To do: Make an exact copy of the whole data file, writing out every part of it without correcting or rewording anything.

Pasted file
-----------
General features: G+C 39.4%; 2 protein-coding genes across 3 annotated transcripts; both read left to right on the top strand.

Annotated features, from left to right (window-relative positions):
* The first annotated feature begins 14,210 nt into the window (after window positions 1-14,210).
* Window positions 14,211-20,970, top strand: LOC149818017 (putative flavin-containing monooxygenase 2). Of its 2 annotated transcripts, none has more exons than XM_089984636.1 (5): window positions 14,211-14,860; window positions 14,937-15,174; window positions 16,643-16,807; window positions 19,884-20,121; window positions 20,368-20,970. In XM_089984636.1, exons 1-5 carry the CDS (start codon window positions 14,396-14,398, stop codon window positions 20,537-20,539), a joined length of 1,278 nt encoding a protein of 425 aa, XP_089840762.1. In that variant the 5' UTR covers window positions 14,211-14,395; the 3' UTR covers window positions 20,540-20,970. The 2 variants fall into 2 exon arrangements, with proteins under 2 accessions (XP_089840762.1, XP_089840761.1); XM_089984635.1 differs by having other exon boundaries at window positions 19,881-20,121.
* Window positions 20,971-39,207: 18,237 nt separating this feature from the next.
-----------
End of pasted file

General features: G+C 39.4%; 2 protein-coding genes across 3 annotated transcripts; both read left to right on the top strand.

Annotated features, from left to right (window-relative positions):
* The first annotated feature begins 14,210 nt into the window (after window positions 1-14,210).
* Window positions 14,211-20,970, top strand: LOC149818017 (putative flavin-containing monooxygenase 2). Of its 2 annotated transcripts, none has more exons than XM_089984636.1 (5): window positions 14,211-14,860; window positions 14,937-15,174; window positions 16,643-16,807; window positions 19,884-20,121; window positions 20,368-20,970. In XM_089984636.1, exons 1-5 carry the CDS (start codon window positions 14,396-14,398, stop codon window positions 20,537-20,539), a joined length of 1,278 nt encoding a protein of 425 aa, XP_089840762.1. In that variant the 5' UTR covers window positions 14,211-14,395; the 3' UTR covers window positions 20,540-20,970. The 2 variants fall into 2 exon arrangements, with proteins under 2 accessions (XP_089840762.1, XP_089840761.1); XM_089984635.1 differs by having other exon boundaries at window positions 19,881-20,121.
* Window positions 20,971-39,207: 18,237 nt separating this feature from the next.